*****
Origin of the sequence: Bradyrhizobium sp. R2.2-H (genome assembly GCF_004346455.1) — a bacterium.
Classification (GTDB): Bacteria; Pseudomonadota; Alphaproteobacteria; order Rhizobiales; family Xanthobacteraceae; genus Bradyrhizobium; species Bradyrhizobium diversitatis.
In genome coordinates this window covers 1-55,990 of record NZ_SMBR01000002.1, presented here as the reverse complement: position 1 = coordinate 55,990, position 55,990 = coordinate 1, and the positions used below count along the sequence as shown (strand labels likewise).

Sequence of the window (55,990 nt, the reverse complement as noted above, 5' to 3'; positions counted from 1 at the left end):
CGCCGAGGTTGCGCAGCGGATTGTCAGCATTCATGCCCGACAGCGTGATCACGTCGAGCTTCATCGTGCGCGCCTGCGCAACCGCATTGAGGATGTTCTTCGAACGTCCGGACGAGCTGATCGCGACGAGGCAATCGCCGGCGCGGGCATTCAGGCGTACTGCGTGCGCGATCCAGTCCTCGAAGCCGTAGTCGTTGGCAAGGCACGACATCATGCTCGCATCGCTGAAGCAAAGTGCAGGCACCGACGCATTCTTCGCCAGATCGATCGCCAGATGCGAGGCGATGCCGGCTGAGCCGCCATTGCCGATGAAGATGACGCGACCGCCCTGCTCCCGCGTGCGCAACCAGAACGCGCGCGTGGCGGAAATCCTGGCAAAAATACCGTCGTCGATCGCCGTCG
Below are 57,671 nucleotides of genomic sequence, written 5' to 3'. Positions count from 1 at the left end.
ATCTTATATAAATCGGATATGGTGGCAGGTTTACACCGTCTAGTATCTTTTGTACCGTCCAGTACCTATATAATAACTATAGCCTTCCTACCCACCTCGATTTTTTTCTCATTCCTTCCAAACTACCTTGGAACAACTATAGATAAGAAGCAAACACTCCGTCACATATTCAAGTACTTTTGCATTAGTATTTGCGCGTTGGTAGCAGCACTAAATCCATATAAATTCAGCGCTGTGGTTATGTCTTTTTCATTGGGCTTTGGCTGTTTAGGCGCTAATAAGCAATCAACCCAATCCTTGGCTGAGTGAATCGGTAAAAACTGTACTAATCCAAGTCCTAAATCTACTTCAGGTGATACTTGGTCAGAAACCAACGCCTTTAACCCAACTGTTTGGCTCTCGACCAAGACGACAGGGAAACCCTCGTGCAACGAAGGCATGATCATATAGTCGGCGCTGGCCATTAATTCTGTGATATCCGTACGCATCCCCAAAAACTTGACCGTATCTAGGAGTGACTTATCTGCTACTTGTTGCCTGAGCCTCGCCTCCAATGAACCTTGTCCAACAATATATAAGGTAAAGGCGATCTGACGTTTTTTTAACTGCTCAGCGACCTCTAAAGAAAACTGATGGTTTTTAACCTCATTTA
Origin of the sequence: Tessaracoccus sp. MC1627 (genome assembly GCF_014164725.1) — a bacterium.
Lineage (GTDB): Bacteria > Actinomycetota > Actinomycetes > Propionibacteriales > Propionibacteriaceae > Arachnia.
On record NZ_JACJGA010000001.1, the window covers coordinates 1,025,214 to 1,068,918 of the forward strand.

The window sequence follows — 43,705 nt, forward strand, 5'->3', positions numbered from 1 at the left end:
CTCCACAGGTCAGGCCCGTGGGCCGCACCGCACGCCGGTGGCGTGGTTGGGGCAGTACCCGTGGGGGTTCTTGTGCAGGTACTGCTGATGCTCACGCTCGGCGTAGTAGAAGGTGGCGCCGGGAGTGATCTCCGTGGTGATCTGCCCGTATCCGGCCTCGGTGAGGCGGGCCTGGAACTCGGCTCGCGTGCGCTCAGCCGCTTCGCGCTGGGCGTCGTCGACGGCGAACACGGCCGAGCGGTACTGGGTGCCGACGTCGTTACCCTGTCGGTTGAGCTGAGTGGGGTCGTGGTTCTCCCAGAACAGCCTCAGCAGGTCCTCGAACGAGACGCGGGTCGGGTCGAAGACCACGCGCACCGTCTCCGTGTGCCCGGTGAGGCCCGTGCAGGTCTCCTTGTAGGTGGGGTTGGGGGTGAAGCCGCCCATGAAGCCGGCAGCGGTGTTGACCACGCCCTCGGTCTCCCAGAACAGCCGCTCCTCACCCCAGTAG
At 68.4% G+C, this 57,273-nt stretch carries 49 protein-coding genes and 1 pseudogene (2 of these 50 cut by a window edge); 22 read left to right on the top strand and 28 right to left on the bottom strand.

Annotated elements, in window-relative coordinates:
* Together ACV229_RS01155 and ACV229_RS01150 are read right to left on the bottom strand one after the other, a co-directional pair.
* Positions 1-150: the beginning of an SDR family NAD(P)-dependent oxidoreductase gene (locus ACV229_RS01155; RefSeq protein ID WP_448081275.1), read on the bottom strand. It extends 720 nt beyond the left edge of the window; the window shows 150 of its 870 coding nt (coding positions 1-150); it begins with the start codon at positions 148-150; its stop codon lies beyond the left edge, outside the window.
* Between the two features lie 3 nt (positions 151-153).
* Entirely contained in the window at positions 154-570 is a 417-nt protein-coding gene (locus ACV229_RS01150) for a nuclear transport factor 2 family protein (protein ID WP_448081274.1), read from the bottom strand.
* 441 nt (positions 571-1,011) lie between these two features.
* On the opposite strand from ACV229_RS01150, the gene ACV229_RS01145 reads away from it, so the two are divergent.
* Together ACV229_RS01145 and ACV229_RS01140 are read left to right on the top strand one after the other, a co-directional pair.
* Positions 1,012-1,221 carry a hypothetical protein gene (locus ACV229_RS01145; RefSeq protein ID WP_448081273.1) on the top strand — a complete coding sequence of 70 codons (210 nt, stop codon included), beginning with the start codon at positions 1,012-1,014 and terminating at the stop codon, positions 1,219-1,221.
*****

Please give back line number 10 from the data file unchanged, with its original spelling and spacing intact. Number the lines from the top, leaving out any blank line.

On record NZ_JACJGA010000001.1, the window covers coordinates 1,025,214 to 1,068,918 of the forward strand.